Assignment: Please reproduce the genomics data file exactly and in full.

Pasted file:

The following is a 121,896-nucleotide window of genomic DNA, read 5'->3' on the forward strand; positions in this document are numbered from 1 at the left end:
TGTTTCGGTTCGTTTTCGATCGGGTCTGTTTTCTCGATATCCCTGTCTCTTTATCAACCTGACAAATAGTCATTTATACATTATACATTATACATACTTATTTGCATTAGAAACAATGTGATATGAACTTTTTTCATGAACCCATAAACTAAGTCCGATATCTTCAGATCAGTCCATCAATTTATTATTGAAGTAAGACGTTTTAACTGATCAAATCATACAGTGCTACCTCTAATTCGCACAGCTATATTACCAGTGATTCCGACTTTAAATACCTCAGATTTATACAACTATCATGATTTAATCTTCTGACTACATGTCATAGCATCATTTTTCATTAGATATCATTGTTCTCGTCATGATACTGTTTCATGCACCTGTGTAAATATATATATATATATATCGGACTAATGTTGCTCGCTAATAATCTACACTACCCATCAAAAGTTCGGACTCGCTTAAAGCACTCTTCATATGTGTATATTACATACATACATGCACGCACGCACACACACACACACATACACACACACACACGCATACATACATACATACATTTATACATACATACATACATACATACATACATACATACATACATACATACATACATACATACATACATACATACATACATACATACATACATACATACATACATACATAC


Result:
The following is a 121,896-nucleotide window of genomic DNA, read 5'->3' on the forward strand; positions in this document are numbered from 1 at the left end:
TGTTTCGGTTCGTTTTCGATCGGGTCTGTTTTCTCGATATCCCTGTCTCTTTATCAACCTGACAAATAGTCATTTATACATTATACATTATACATACTTATTTGCATTAGAAACAATGTGATATGAACTTTTTTCATGAACCCATAAACTAAGTCCGATATCTTCAGATCAGTCCATCAATTTATTATTGAAGTAAGACGTTTTAACTGATCAAATCATACAGTGCTACCTCTAATTCGCACAGCTATATTACCAGTGATTCCGACTTTAAATACCTCAGATTTATACAACTATCATGATTTAATCTTCTGACTACATGTCATAGCATCATTTTTCATTAGATATCATTGTTCTCGTCATGATACTGTTTCATGCACCTGTGTAAATATATATATATATATATCGGACTAATGTTGCTCGCTAATAATCTACACTACCCATCAAAAGTTCGGACTCGCTTAAAGCACTCTTCATATGTGTATATTACATACATACATGCACGCACGCACACACACACACACATACACACACACACACGCATACATACATACATACATTTATACATACATACATACATACATACATACATACATACATACATACATACATACATACATACATACATACATACATACATACATACATACATACATACATACATACATAC